Washington: A war-weary Congress generally backs President Barack Obama`s outreach to Iran, but with tougher US economic measures against Tehran on the way, the president`s diplomatic task could get harder if he doesn`t make quick progress.
Obama`s phone conversation last week with Iranian President Hassan Rouhani was a groundbreaking conversation. It was the first contact in more than 30 years between the leaders of the two countries and an about-face from when Obama`s predecessor, George W Bush, included Iran in his "axis of evil" with North Korea and Iraq.
The sentiment in Washington`s political circles has changed, too.
Five years ago, Obama the presidential candidate was hit with criticism for suggesting talks with the Iranians without preconditions. Then during his re-election campaign, Obama was called weak on Iran.
Now, even leading Senate hawks, such as his 2008 opponent, John McCain of Arizona, and Lindsey Graham of South Carolina, have backed Obama`s careful engagement effort. They say it is worth testing Iran`s seriousness even if they`re skeptical about Rouhani`s new course of moderation and disdainful of Tehran`s human rights record and alleged support for terrorism.
The debate essentially has shifted away from whether it`s worth talking to Iran to debating the details of engaging Iran, which claims it is not seeking nuclear weapons.
While Obama`s gesture to Tehran hasn`t prompted major Republican criticism, it has fed into domestic arguments over health care and spending levels. Several Republicans in Congress have lambasted the president for appearing "more willing" to talk to Rouhani than with them.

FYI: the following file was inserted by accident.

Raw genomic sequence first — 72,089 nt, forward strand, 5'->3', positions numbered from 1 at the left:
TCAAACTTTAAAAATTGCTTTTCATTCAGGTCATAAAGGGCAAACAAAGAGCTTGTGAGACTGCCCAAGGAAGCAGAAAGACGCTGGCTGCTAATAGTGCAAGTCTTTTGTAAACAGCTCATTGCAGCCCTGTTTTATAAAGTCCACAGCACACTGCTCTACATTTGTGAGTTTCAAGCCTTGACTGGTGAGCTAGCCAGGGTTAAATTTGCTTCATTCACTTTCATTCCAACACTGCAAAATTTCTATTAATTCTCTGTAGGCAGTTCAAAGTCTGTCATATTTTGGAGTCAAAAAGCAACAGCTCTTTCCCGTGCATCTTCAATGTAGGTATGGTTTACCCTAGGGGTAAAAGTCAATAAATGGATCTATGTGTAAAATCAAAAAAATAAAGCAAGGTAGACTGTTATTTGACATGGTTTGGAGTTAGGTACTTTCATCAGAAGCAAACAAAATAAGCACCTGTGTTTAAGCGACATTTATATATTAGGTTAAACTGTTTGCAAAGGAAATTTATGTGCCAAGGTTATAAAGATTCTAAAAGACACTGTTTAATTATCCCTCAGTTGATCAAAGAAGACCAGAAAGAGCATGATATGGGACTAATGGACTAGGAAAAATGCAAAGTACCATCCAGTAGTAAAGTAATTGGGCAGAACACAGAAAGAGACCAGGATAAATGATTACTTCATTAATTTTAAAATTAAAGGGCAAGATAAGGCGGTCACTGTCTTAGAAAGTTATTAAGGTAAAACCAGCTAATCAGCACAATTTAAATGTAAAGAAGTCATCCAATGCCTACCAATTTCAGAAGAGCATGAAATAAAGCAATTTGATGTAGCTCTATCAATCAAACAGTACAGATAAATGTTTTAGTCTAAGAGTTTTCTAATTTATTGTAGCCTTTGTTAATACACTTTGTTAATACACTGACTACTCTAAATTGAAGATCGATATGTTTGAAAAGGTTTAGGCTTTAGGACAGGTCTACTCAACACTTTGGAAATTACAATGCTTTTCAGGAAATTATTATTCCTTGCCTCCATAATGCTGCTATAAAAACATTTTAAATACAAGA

While the current government shutdown may have muted congressional reaction to Obama`s phone call with Rouhani, lawmakers are moving forward on legislation for new sanctions, with plans to tee them up so the president can use enhanced sanctions as part of his negotiating leverage.
In July, the House approved tough new sanctions on Iran`s oil sector and other industries. The bill blacklists any business in Iran`s mining and construction sectors and commits the United States to the goal of ending all Iranian oil sales worldwide by 2015.
The House adopted the legislation by a 400-20 vote. It builds on US penalties that went into effect last year that have cut Iran`s petroleum exports in half and left its economy in tatters. China, India and several other Asian nations continue to buy billions of dollars of Iranian oil each month.
No bill would likely be finalised before November. That gives the administration at least several weeks to see whether Iran under Rouhani changes course.